Join the George Bush Presidential Library and Museum and KBTX-T on Thursday, Feb. 9, at 6:30pm, for an in-depth look into the lives of some incredible people: Vietnam veterans.
They were barely old enough to vote, but they faced death at an age when their adult lives were just beginning, and the experience changed them all.
It’s been just more than 50 years since the decision to send U.S. combat troops to Vietnam. Hundreds of thousands served. More than 58,000 didn’t come home – 3,415 of them from Texas, whose losses were third only to New York and California.
The rest, some haunted by memories of dying buddies and bloody battles, came home to angry protests, a silent majority that refused to speak up, and the broken promises of a country that seemed determined to forget the divisive war.
Veteran KWTX-TX producers, photojournalists and editors Jim Peeler and Don Smith, spent months gathering their stories for the award-winning documentary, We Can’t Forget: Vietnam.
From a distance of five decades, the veterans they interviewed speak candidly and frankly, some for the first time, about their experiences both during and after the conflict. Their raw, unvarnished memories reveal just how deeply the experience affected them.
They say that while they might not have been members of the “Greatest Generation”, they are the greatest members of their generation. But they say their sacrifices have gone unacknowledged, the good deeds of most tainted by the bad deeds of a few.
Following the documentary will be a panel discussion featuring Joe Galloway, newspaper correspondent as moderator; General Barry McCaffrey, US Army (Ret); Lieutenant General Paul (Butch) Funk, US Army (Ret); and David Burnett, photojournalist. (For more information about the panelists, see their biographies below.) These men experienced first-hand the inexplicable horrors of combat and the unflappable strength of camaraderie, unmitigated hatred and unwavering patriotism, crippling fear and absolute heroism.
This is a story that must be heard, but has been kept quiet for decades.
On Feb. 9, through documentary and discussion, the George Bush Library and Museum and KBTX-TV can help ensure that Vietnam will not be forgotten.
Joe Galloway, Moderator – A native of Refugio, Texas, Joe Galloway is a newspaper correspondent and columnist. Since 2013, he has worked as a special consultant for the Vietnam War 50th Anniversary Commemoration project and as a consultant to a Ken Burns documentary on the Vietnam War that will be broadcast in the fall on PBS. During the Vietnam War, he often worked beside the American troops he covered and was awarded a Bronze Star Medal in 1998 for carrying a badly wounded man to safety while he was under enemy fire in 1965.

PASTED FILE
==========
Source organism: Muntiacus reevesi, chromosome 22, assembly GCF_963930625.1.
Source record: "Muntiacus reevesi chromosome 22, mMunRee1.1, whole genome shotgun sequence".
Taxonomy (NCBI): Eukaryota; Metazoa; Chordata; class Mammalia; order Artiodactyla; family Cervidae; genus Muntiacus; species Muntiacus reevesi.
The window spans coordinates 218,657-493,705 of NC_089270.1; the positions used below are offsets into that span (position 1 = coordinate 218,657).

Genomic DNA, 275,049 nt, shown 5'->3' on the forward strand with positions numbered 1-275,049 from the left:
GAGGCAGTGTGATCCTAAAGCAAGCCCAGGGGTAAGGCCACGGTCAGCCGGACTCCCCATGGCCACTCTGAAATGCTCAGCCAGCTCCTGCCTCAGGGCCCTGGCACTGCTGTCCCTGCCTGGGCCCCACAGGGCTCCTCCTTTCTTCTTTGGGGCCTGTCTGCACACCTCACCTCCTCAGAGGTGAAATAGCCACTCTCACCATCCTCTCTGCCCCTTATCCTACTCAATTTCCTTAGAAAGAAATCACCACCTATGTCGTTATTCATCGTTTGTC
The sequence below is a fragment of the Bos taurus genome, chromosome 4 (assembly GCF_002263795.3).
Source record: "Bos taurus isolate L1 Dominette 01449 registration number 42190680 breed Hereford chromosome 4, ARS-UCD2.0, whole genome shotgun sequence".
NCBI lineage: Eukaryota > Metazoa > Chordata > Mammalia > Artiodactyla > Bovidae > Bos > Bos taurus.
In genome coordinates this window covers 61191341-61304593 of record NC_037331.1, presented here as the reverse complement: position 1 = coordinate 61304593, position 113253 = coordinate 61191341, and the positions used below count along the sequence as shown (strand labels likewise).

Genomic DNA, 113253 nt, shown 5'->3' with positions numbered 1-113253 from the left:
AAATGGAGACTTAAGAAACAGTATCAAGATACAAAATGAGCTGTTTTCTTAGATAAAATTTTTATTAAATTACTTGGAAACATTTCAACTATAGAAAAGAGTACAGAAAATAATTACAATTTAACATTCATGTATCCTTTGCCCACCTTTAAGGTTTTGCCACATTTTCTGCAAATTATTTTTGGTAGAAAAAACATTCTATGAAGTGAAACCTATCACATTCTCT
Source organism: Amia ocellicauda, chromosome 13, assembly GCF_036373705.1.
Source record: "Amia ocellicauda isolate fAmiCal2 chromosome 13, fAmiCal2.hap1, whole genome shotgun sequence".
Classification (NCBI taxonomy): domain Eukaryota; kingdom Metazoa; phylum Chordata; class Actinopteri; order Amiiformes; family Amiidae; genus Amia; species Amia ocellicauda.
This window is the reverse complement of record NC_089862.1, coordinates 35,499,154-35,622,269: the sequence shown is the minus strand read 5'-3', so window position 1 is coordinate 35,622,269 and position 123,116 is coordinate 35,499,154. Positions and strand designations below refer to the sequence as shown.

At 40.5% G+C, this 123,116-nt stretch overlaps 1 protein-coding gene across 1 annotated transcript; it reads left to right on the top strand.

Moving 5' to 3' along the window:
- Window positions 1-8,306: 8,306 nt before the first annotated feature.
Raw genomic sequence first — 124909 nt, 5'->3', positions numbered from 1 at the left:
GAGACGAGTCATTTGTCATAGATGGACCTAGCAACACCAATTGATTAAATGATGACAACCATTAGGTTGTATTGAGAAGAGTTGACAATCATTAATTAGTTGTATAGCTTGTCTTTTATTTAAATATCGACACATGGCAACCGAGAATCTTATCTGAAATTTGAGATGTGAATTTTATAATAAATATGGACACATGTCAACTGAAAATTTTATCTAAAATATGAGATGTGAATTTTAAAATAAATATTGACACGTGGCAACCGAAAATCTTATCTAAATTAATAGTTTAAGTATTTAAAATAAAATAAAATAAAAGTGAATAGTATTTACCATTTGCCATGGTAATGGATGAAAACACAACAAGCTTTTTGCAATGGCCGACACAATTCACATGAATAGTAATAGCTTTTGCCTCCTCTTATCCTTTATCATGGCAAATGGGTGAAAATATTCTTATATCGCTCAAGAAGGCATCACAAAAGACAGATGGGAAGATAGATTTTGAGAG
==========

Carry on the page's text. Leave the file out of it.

General Barry McCaffrey, USA (Ret) – Barry McCaffrey served in the United State Army for 32 years. When he retired in 1996, he was the most decorated General serving in the United States Army, having been awarded 3 Purple Heart Medals for wounds received in combat, 2 Distinguished Service Crosses (the nation’s second highest award for valor), and 2 Silver Stars for valor. He served overseas for more than 12 years, including 4 combat tours with the 82nd Abn Division, the Vietnamese Airborne Division, the 1st Cavalry Division, and the 24th Mech Infantry Division. In 2015 he was selected for the Doughboy Award, the highest honor the Chief of Infantry can bestow on any infantryman for outstanding contribution to the United States Infantry. In 2007 he was inducted into the US Army Ranger Hall of Fame at the US Army Infantry Center, Ft. Benning, GA. In May 2010, he was honored as a Distinguished Graduate by the West Point Association of Graduates at the United States Military Academy. Currently, General McCaffrey is president of his own consulting firm based in Alexandria, Virginia. He also serves as a national security and terrorism analyst for NBC News.
Lieutenant General Paul (Butch) Funk, USA (Ret) – Lieutenant General Funk has held every significant leadership position in the Army from Platoon Leader through Commander of the III Armored Corps and Fort Hood, Texas. A highly-decorated combat veteran with extensive service in both Vietnam and Iraq during Operations Desert Shield/Desert Storm, LTG Funk is also a well-recognized educator, holding a Doctorate in Education from Montana State University. He is a distinguished visiting fellow at West Point’s William E. Simon Center for the Professional Military Ethic. He has been interviewed by CNN, the History Channel, U.S. News and World Report, The New York Times and National Public Radio. He now serves as the President and Chief Executive Officer of the National Mounted Warfare Foundation, is an award-winning rancher and proud grandfather.
David Burnett – David Burnett is a photojournalist with more than 5 decades of work covering the news, the people and visual tempo of our age. He is co-founder of Contact Press Images, the New York-based photojournalism agency, now entering its 40th year. In a recent issue of American Photo Magazine Burnett was named one of the “100 Most Important People in Photography.” Over the past 50 years he’s captured images of history unfolding: war, sport, politics, the famous, the infamous and the unfamous. The May/June 2010 issue of American PHOTO did a 10-page story on David, and his unique talent for staying ahead of the times. Reporters Without Borders recently published “100 Photos for Freedom of the Press” featuring a whole career’s worth of David’s work.